Meet YEC member Robert Glazer. He’s a business founder and CEO, a best-selling author, and a father of three. He also publishes a popular weekly newsletter and a podcast.
Robert is the founder and CEO of Acceleration Partners, a global performance marketing agency. The company has won a plethora of awards for its excellent affiliate marketing programs, inspired by an innovative model in which companies pay for outcomes and not inputs. Robert is thriving along with his company; his employees rate him so highly that he landed on Glassdoor’s top small and medium business CEO list for 2018.
To some, Robert might be better known as the creator of Friday Forward, an immensely popular weekly newsletter packed with leadership tips and inspiration. He’s also the author of the international best-selling book Performance Partnerships and the upcoming Elevate.
Below, see what Robert has to say about achievement, leadership, and building your best life.
I think success and achievement are two different things, and I think of achievement as ultimately more valuable. I think a person can excel at something and be perceived as highly successful, but if their work doesn’t align with their core values, they will likely feel unfulfilled.
By contrast, I think it’s vital for a person to figure out their purpose and core values, and to dedicate themselves to pursuing goals that lead toward that purpose. I think reaching goals that connect to your core purpose is the most fulfilling possible achievement.
I’m inspired by the achievements of others, from people always pushing their limits like Tim Ferriss, to the remarkable people on my team at AP, to my three children, Chloe, Max, and Zach, who inspire me to be better every day. Seeing others reach their potential is a reminder of what we can do when we have the proper motivation, guidance, and consistent effort. Their stories motivate me to live according to my core purpose and values, to never stop improving my capacity, and to inspire others to do the same.
The clearest path to high achievement is building your capacity incrementally, specifically in four elements: spiritual capacity (purpose and values), physical capacity (energy and health), intellectual capacity (knowledge and pursuit of learning), and emotional capacity (empathy and compassion). I’ve worked on building my capacity in this way and helping my team to do the same, and I’ve seen the results as employees have met their personal goals and seen their professional outcomes improve as well. The opportunity to share these ideas and help others is one of the best parts of what I do.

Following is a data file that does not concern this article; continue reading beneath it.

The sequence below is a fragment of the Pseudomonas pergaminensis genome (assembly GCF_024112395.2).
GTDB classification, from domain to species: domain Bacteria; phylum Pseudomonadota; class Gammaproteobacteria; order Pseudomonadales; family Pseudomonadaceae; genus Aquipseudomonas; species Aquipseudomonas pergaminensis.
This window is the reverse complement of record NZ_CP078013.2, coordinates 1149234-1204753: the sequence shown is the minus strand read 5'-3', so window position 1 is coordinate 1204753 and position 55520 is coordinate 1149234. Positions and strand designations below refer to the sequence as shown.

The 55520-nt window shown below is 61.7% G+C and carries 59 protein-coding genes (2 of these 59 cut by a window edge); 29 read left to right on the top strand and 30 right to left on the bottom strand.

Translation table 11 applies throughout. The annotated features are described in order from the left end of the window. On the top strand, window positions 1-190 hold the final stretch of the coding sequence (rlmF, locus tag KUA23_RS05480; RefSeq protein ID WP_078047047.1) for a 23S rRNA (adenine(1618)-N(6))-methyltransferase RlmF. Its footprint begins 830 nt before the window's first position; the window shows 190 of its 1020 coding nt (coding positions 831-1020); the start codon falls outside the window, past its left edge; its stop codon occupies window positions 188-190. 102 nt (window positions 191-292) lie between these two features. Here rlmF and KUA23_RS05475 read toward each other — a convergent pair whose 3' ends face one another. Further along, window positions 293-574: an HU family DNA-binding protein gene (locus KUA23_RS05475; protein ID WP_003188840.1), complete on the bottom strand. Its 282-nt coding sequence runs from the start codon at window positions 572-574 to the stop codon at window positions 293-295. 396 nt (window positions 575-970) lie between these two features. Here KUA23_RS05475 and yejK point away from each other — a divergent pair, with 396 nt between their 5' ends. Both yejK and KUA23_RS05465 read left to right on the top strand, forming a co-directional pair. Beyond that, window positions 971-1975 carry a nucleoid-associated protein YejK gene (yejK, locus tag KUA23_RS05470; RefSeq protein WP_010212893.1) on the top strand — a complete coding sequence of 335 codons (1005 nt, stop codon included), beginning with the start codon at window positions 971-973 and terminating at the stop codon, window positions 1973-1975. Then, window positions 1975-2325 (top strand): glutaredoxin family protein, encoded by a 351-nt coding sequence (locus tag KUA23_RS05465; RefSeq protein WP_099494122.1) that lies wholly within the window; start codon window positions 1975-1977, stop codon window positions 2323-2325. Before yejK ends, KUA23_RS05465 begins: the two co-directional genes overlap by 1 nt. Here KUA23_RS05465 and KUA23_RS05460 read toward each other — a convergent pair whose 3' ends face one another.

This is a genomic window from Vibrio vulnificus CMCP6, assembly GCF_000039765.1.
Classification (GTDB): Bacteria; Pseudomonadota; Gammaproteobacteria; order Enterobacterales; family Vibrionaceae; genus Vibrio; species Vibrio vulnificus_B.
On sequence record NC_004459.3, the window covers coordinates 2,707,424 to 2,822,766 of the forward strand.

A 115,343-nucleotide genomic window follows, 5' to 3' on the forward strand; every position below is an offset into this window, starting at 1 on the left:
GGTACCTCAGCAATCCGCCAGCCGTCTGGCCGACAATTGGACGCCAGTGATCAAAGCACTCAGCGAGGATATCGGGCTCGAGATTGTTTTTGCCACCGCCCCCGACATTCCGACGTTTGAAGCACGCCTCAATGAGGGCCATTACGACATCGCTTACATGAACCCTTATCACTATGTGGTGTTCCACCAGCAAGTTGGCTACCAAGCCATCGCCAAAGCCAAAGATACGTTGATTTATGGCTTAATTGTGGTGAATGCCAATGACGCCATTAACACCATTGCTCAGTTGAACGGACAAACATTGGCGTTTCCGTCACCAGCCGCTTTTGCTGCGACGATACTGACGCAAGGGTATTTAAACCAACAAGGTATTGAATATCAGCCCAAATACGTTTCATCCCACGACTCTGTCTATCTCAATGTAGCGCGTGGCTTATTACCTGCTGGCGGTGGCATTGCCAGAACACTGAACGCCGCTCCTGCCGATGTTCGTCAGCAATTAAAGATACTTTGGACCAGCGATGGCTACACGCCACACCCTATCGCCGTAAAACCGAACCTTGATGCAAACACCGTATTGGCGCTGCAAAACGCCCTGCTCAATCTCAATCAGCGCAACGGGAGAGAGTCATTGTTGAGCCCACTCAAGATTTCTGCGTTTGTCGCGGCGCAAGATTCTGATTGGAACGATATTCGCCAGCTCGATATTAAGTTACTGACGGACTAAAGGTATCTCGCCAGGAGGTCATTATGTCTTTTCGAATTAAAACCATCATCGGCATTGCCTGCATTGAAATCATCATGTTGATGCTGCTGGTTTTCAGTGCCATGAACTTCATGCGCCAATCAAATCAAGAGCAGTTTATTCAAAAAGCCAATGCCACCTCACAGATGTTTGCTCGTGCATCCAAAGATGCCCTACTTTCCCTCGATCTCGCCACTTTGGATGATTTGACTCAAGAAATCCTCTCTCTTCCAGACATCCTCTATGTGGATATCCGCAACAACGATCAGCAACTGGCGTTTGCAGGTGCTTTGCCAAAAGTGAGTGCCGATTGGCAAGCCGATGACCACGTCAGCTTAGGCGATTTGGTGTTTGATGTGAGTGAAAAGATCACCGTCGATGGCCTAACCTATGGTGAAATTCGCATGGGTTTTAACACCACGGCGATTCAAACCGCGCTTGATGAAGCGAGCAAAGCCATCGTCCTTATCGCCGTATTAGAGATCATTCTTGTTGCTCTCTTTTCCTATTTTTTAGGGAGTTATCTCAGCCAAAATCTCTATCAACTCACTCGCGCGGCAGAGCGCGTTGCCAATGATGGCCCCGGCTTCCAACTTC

As an entrepreneur, my instinct was often to try to do everything myself, but it is far better for Acceleration Partners and for me if I avoid that tendency. In the early years of AP, I was filling several roles at once and completely maxed out, and while the company was growing, it was only a fraction of what it is today. Over time, I’ve focused on more sustainable strategies like installing a company culture with clear and consistent core values, hiring the right people, and trusting them to carry out the company vision. Doing this not only grew the business more than I ever could alone, but it also freed me to focus on more fulfilling passions like leadership, capacity building, and inspiring others to improve.
Over time, I’ve focused on my passion of inspiring people to build their capacity, achieve their goals, and help others do the same. This is the focal point of the Friday Forward and my upcoming book, Elevate. I think there is a need for this type of practical inspiration, especially when it is paired with an actionable framework that can help people take tangible steps to achieve their goals.
I love working to define the culture and strategy for AP, set the vision, and help coach and develop our next generation of leaders.
As legendary management expert Peter Drucker wrote, “there is surely nothing so useless as doing with great efficiency that which should not be done at all.” What’s been so important to me over my career is knowing what people and goals are deserving of my attention, and which ones I need to let go. Ultimately, capacity building is about determining where you invest your energy. Once I figured out how to dedicate myself fully to things that were most important to me, and to move away from things that ultimately didn’t help me reach my long-term goals, so much of my life fell into place.
Here are a few habits that have made a huge difference in my life:
- I use a self-actualization and accountability tool I created called the Whole Life Dashboard. It logs my core values and long-term goals, and I use it to make sure that I map my daily life to pursue them. It’s a valuable tool for keeping the big picture in mind and doing a little bit for it each day.
- I’m a huge believer in the value of morning routines. Mine is similar to Hal Elrod’s SAVERS routine. This advises people to begin their day earlier and to spend the first 30 to 60 minutes of their day on positive activities like meditation, exercise, reading, and journaling.
- I’m committed to my health and physical resiliency, so I regularly engage in both cardio and strength exercise, while also paying close attention to my diet.
- I never stop learning. I try to read 25–50 books a year, and am a member of several organizations and mastermind groups focused on learning and personal improvement.